But the downsides are also obvious. Self-injections, even though they are once a week, are not palatable for many. We have seen far more of these injectables in recent years such as the PCSK-9 inhibitors for hypercholesterolemia or the TNF blockers for autoimmune conditions. That still will not make them a popular item for such an enormous population of potential users.
That brings me to Rybelsus, the oral form of semaglutide, which is approved for glucose regulation improvement but not obesity. It effects for weight loss have been modest compared to Wegovy (5 to 8 pounds for the 7 and 14 mg dose, respectively). But the potential for the very high efficacy of an injectable to be achievable via a pill represents an important path going forward—it could help markedly reduce the cost and uptake.
The problem of discontinuation of the drugs is big, since there are limited data and the likelihood is that the weight will be regained unless there are substantial changes in lifestyle. We know how hard it is to durably achieve such changes, along with the undesirability (and uncertainty with respect to unknown side-effects) of having to take injectable drugs for many years, no less the cost of doing that.
The cost of these drugs will clearly and profoundly exacerbate inequities, since they are eminently affordable by the rich, but the need is extreme among the indigent. We've already seen celebrities take Wegovy for weight loss who are not obese, a window into how these drugs can and will be used without supportive data. As one physician recently observed, "Other than Viagra and Botox, I've seen no other medication so quickly become part of modern culture's social vernacular." Already there are concerns that such use is preventing access to the drugs for those who qualify and need them.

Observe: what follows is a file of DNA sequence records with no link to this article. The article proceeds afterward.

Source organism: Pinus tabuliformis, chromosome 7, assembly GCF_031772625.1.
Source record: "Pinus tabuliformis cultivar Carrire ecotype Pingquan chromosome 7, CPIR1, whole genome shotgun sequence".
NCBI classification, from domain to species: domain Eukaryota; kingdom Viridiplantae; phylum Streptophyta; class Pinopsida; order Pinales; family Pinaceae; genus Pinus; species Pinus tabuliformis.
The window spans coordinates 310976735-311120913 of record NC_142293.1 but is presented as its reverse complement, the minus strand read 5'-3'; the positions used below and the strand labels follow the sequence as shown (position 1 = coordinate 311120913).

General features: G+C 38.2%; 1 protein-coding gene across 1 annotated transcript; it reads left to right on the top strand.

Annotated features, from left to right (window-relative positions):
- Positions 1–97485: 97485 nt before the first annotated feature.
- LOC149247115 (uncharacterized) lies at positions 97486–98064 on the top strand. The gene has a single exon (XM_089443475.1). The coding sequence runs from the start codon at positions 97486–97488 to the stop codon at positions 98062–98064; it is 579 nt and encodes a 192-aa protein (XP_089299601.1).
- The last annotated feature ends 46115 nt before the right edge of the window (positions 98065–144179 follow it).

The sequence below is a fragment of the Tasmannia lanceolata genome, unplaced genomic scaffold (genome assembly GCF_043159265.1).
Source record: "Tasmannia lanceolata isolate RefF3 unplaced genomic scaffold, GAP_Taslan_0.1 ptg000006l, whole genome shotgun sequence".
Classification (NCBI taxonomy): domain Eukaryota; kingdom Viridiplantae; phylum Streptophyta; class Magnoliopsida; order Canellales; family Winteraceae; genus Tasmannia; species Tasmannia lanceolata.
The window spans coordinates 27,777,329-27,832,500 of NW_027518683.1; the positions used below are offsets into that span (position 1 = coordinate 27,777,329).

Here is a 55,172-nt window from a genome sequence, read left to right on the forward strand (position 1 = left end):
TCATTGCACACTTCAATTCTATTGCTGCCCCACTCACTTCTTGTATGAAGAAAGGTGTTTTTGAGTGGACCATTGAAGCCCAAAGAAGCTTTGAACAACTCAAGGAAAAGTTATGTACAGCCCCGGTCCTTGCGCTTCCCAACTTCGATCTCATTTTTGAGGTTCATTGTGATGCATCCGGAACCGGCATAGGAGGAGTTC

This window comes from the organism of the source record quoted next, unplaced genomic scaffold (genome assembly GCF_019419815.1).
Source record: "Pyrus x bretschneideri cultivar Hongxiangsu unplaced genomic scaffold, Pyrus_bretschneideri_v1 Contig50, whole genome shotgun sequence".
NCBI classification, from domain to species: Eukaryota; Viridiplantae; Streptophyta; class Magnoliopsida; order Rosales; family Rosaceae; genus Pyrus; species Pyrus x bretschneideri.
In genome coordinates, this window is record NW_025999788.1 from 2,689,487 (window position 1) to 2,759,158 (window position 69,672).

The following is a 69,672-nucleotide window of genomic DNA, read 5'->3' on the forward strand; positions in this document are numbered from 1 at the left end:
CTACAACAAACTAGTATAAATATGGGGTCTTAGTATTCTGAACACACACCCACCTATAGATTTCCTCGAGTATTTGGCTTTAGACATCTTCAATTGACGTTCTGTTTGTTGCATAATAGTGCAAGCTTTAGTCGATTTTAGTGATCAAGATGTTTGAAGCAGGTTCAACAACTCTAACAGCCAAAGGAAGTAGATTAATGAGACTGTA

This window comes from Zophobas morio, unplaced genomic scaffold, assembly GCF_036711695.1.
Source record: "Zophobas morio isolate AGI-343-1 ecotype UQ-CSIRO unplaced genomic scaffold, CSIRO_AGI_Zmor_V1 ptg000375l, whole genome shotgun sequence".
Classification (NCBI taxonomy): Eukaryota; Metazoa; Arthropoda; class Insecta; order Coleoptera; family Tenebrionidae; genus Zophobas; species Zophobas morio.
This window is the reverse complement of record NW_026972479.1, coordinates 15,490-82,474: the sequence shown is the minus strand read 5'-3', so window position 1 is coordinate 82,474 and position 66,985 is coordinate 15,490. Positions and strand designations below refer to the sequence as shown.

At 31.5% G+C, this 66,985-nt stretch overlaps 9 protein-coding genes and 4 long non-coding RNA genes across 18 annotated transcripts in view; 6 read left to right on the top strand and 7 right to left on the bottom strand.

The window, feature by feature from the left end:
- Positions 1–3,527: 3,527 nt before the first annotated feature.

There are multiple agents in the class under development which should help increase competition and reduce cost, but they will remain expensive. There is private insurance reimbursement, often with a significant copay, for people who tightly fit the inclusion criteria. Eventual coverage by Medicare will markedly expand their use, and we can expect cost-effectiveness studies to be published showing how much saving there is for the drugs compared with bariatric surgery or not achieving the weight loss. But that doesn't change the cost at the societal level. Even as we've seen with generics, which will ultimately be available, the alleviation of the cost problem isn't what we'd hoped.
This is not unlike the recent triumphs of gene therapy, as in $3.5 million for a cure of hemophilia that just got FDA approval, but instead of a rare disease we are talking about the most common medical condition in the world. We finally get across the long sought after (what many would qualify as miraculous) goal line, but the economics collide with the uptake and real benefit.
These concerns can't be put aside in the health inequity-laden world we live in, that will unquestionably be exacerbated. However, we cannot miss that this represents one of the most important, biggest medical breakthroughs in history. This may signify the end or marked reduction in the need for bariatric surgery. These drugs will likely become some of the most prescribed of all medications in the upcoming years. While there are many drawbacks, we shouldn't miss such an extraordinary advance in medicine—the first real, potent and safe treatment of obesity.
Post a Comment